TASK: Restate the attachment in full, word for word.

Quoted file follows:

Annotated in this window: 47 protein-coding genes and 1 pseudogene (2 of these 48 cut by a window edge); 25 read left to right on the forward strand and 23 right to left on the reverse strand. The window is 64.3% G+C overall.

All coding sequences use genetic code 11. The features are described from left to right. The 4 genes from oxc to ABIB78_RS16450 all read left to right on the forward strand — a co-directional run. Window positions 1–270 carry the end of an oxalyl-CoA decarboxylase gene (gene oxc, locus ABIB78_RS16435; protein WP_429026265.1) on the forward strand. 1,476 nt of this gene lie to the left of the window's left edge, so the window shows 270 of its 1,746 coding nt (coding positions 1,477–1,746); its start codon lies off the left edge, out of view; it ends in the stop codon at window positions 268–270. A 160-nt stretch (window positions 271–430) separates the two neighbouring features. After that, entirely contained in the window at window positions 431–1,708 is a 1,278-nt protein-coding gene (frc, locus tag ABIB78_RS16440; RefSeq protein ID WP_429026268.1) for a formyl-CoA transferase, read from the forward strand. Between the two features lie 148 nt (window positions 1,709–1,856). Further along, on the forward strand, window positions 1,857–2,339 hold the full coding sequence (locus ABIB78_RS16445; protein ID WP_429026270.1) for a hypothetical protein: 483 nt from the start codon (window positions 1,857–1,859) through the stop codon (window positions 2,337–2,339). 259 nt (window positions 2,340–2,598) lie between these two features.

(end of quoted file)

Annotated in this window: 47 protein-coding genes and 1 pseudogene (2 of these 48 cut by a window edge); 25 read left to right on the forward strand and 23 right to left on the reverse strand. The window is 64.3% G+C overall.

All coding sequences use genetic code 11. The features are described from left to right. The 4 genes from oxc to ABIB78_RS16450 all read left to right on the forward strand — a co-directional run. Window positions 1–270 carry the end of an oxalyl-CoA decarboxylase gene (gene oxc, locus ABIB78_RS16435; protein WP_429026265.1) on the forward strand. 1,476 nt of this gene lie to the left of the window's left edge, so the window shows 270 of its 1,746 coding nt (coding positions 1,477–1,746); its start codon lies off the left edge, out of view; it ends in the stop codon at window positions 268–270. A 160-nt stretch (window positions 271–430) separates the two neighbouring features. After that, entirely contained in the window at window positions 431–1,708 is a 1,278-nt protein-coding gene (frc, locus tag ABIB78_RS16440; RefSeq protein ID WP_429026268.1) for a formyl-CoA transferase, read from the forward strand. Between the two features lie 148 nt (window positions 1,709–1,856). Further along, on the forward strand, window positions 1,857–2,339 hold the full coding sequence (locus ABIB78_RS16445; protein ID WP_429026270.1) for a hypothetical protein: 483 nt from the start codon (window positions 1,857–1,859) through the stop codon (window positions 2,337–2,339). 259 nt (window positions 2,340–2,598) lie between these two features.